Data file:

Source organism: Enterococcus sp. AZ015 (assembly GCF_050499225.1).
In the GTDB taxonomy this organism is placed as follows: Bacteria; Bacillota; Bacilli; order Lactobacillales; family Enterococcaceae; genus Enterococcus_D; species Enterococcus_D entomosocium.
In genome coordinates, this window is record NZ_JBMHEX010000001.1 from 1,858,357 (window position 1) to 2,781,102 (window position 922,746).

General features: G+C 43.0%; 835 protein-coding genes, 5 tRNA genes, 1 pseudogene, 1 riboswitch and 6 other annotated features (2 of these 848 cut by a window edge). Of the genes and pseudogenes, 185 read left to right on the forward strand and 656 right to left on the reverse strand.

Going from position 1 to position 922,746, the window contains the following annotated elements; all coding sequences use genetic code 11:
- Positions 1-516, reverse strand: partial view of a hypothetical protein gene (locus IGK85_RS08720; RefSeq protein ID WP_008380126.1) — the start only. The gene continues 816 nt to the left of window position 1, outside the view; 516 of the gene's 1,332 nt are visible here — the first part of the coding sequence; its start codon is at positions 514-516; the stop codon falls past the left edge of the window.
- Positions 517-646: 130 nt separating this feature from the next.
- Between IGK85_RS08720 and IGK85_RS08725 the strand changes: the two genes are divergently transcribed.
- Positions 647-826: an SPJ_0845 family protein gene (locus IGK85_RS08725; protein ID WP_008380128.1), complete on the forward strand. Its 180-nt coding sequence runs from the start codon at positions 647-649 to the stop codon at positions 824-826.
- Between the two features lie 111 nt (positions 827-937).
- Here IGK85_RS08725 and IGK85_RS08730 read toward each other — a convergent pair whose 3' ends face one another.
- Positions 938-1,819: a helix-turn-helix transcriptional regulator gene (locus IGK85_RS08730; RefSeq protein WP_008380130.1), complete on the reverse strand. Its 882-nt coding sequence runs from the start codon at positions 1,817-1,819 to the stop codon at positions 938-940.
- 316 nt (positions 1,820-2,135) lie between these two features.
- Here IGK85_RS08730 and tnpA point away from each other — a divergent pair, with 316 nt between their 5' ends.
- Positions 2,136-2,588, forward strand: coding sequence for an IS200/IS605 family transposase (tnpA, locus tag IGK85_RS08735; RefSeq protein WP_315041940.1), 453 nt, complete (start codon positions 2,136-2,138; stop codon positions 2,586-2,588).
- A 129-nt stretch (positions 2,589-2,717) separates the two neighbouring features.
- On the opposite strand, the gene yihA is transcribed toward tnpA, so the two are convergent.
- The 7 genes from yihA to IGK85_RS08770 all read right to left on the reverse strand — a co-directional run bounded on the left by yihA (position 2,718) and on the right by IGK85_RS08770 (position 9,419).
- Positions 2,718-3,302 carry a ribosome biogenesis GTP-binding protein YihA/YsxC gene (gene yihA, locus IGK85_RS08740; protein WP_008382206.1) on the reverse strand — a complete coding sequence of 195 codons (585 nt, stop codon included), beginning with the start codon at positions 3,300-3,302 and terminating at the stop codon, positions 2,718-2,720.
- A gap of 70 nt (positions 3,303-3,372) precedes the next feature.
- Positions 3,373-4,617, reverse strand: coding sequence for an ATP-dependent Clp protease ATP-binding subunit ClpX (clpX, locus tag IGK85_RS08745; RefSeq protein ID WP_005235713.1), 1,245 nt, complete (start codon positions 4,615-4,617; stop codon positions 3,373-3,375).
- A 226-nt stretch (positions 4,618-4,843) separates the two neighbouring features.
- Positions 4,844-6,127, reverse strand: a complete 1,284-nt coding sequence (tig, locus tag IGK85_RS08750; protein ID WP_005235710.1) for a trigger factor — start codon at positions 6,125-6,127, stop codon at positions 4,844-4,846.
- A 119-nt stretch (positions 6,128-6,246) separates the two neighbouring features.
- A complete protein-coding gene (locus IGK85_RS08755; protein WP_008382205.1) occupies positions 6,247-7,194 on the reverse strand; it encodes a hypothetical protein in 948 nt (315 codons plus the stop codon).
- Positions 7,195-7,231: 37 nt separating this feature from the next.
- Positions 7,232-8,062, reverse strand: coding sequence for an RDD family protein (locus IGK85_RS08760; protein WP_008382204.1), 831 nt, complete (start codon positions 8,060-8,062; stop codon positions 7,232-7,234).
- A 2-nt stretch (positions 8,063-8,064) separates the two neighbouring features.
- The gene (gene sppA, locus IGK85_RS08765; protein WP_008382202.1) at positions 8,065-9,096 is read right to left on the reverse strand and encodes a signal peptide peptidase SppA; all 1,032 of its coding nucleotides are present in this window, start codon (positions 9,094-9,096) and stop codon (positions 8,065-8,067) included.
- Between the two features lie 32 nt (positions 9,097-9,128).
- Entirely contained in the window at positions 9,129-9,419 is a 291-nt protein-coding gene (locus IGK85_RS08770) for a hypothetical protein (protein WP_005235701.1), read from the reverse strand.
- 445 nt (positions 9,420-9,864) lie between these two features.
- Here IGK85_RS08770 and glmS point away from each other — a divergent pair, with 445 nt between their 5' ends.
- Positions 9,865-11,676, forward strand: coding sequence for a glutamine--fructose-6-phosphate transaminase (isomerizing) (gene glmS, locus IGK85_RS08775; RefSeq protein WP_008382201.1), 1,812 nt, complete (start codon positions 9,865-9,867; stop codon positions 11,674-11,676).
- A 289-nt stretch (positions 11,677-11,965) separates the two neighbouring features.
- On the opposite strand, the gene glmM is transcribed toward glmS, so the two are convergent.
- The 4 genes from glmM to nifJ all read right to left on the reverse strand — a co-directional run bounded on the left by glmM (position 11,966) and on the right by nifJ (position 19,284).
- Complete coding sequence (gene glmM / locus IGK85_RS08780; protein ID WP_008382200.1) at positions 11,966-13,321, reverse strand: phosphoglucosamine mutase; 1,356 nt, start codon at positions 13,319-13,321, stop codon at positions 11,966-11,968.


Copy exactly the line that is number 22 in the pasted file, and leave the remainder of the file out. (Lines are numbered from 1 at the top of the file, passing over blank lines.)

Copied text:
- A 226-nt stretch (positions 4,618-4,843) separates the two neighbouring features.